Is the one frog we dwell upon.
Twist me a crown of wind—flowers;
That I may fly away
To hear the singers at their song,
And players at their play.
Put on your crown of wind—flowers:
But whither would you go?
Beyond the surging of the sea
And the storms that blow.
Alas! your crown of wind—flowers
Can never make you fly:
I twist them in a crown to—day,
And to—night they die.
Angels at the foot,
And Angels at the head,
And like a curly little lamb
My pretty babe in bed.
I wish I could remember that first day,
First hour, first moment of your meeting me,
If bright or dim the season, it might be
Summer or Winter for aught I can say;
So unrecorded did it slip away,
So blind was I to see and to foresee,
So dull to mark the budding of my tree
That would not blossom yet for many a May.
If only I could recollect it, such
A day of days! I let it come and go
As traceless as a thaw of bygone snow;
It seemed to mean so little, meant so much;
If only now I could recall that touch,
First touch of hand in hand– Did one but know!
I loved my love from green of Spring
Until sere Autumn’s fall;
But now that leaves are withering
How should one love at all?
One heart’s too small
For hunger, cold, love, everything.
I loved my love on sunny days
Until late Summer’s wane;
But now that frost begins to glaze
How should one love again?
Nay, love and pain
Walk wide apart in diverse ways.
I loved my love —alas to see
That this should be, alas!
I thought that this could scarcely be,
Yet has it come to pass:
Sweet sweet love was,
Now bitter bitter grown to me.
Shut up eyes, bo—peep;
Never wake: —
Too late for love, too late for joy,
Too late, too late!
You loiter’d on the road too long,
You trifled at the gate:
The enchanted dove upon her branch
Died without a mate;
The enchanted princess in her tower
Slept, died, behind the grate;
Her heart was starving all this while
You made it wait.
Ten years ago, five years ago,
One year ago,
Even then you had arrived in time,
Though somewhat slow;
Then you had known her living face
Which now you cannot know:
The frozen fountain would have leap’d,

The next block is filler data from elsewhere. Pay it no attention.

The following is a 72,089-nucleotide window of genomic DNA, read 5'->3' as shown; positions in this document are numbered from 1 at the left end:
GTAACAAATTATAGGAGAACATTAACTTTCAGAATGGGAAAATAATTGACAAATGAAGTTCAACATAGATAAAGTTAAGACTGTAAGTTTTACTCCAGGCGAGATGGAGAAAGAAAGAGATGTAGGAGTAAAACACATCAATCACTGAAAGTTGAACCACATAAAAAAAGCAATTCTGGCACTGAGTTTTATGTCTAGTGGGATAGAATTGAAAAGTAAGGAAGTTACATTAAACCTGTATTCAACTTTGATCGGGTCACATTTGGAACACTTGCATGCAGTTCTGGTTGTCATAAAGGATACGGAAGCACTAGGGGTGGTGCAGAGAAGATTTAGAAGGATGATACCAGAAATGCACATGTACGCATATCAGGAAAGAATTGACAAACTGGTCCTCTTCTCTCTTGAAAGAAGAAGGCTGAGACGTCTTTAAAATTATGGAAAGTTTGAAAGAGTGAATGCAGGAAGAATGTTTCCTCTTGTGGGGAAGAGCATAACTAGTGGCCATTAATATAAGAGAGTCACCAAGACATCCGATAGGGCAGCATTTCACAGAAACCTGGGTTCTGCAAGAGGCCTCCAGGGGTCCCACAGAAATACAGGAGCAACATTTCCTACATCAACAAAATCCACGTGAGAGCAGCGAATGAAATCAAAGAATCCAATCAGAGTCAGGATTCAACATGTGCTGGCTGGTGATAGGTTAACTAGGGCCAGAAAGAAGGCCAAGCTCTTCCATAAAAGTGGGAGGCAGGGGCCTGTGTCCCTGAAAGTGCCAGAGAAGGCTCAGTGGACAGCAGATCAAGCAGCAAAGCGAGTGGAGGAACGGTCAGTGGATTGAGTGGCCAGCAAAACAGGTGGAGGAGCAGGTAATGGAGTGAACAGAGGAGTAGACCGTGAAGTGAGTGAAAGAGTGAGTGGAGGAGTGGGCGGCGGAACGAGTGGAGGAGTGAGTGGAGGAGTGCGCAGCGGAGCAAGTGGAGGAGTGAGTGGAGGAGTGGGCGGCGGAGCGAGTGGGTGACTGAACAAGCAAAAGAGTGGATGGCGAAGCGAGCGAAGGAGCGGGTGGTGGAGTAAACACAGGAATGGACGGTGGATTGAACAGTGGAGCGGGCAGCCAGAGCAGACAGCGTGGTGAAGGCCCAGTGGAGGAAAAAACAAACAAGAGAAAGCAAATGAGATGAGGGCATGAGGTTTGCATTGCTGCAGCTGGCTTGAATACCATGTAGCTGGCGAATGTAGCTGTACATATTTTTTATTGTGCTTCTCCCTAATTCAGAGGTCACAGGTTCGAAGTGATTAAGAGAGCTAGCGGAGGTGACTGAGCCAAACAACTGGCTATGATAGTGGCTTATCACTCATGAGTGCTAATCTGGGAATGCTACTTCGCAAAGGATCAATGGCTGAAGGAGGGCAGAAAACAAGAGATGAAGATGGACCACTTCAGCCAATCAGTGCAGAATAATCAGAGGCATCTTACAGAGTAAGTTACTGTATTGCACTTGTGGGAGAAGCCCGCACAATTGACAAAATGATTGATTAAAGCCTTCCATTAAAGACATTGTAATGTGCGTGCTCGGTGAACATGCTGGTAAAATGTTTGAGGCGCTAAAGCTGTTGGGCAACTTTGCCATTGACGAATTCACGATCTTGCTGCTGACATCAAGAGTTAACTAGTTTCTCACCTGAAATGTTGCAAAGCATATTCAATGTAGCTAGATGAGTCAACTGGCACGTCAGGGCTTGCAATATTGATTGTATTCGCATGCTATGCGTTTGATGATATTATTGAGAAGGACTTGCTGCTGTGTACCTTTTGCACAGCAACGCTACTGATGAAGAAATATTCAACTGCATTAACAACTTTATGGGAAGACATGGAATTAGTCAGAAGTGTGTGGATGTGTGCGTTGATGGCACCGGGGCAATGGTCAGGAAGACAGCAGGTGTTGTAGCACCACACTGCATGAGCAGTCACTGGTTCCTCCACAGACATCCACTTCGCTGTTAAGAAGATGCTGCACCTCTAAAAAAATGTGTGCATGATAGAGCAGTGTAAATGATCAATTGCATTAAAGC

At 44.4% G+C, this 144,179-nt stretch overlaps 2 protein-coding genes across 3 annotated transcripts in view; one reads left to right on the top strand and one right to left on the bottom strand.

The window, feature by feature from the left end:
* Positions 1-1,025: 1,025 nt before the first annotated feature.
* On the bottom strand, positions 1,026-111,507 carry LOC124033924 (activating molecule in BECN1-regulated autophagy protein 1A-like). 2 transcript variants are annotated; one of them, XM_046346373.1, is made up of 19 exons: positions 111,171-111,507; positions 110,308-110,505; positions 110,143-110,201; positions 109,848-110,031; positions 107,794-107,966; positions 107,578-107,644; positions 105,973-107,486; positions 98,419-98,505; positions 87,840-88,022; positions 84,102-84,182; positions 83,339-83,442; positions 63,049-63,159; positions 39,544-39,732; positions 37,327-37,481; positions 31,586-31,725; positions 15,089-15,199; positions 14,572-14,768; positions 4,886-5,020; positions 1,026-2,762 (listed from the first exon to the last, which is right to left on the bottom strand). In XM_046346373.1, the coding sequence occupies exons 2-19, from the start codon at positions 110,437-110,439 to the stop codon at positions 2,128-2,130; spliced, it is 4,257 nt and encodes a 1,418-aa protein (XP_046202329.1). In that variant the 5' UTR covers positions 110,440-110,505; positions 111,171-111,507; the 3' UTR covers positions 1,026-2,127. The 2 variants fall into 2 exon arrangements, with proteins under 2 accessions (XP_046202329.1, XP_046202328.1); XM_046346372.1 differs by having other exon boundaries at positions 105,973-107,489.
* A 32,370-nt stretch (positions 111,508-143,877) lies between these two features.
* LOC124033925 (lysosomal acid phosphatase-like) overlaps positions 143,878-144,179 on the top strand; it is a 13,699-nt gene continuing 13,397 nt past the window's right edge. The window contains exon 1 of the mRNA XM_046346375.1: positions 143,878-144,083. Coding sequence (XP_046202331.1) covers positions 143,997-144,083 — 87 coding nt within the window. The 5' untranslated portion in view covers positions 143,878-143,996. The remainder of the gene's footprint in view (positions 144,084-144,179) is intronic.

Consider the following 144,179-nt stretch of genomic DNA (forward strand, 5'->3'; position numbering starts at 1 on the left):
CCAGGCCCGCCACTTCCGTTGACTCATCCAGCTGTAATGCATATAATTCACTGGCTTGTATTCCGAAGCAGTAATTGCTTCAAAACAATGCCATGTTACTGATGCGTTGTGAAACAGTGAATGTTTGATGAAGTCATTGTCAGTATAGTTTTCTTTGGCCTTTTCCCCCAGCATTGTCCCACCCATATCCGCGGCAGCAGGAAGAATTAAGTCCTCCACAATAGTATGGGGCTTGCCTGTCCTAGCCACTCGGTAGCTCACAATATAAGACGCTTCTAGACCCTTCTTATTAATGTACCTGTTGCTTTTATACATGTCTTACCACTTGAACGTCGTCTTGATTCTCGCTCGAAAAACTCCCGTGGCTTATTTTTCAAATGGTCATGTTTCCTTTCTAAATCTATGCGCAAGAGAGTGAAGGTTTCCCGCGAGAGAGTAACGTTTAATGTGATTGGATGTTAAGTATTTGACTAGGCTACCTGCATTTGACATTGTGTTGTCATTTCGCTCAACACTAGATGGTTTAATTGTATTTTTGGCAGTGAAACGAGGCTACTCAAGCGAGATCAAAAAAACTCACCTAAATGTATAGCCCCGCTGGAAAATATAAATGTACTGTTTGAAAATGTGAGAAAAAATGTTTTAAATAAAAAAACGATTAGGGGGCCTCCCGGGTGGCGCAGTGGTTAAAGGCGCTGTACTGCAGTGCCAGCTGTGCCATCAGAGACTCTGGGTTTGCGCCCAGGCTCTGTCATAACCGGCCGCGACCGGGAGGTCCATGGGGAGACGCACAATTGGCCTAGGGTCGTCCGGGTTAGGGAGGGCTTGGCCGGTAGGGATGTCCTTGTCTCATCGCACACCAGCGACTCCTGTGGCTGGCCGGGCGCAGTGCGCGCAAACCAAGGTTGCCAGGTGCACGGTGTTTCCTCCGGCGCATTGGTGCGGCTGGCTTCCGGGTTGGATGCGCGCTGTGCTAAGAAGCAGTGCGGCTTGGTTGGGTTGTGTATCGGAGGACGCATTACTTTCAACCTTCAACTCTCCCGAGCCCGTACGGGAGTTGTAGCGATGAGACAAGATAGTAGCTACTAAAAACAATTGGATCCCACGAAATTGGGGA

The buds gone on to blow,
The warm south wind would have awaked
To melt the snow.
Is she fair now as she lies?
Once she was fair;
Meet queen for any kingly king,
With gold—dust on her hair.
Now there are poppies in her locks,
White poppies she must wear;
Must wear a veil to shroud her face
And the want graven there:
Or is the hunger fed at length,
Cast off the care?
We never saw her with a smile
Or with a frown;
Her bed seem’d never soft to her,
Though toss’d of down;
She little heeded what she wore,
Kirtle, or wreath, or gown;
We think her white brows often ached
Beneath her crown,
Till silvery hairs show’d in her locks
That used to be so brown.
We never heard her speak in haste:
Her tones were sweet,
And modulated just so much
As it was meet:
Her heart sat silent through the noise
And concourse of the street.
There was no hurry in her hands,
No hurry in her feet;
There was no bliss drew nigh to her,
That she might run to greet.
You should have wept her yesterday,
Wasting upon her bed:
But wherefore should you weep to—day
That she is dead?
Lo, we who love weep not to—day,
But crown her royal head.
Let be these poppies that we strew,
Your roses are too red:
Let be these poppies, not for you
Cut down and spread.
A white hen sitting
On white eggs three:
Next, three speckled chickens
As plump as plump can be.
An owl, and a hawk,
And a bat come to see:
But chicks beneath their mother’s wing
Squat safe as safe can be.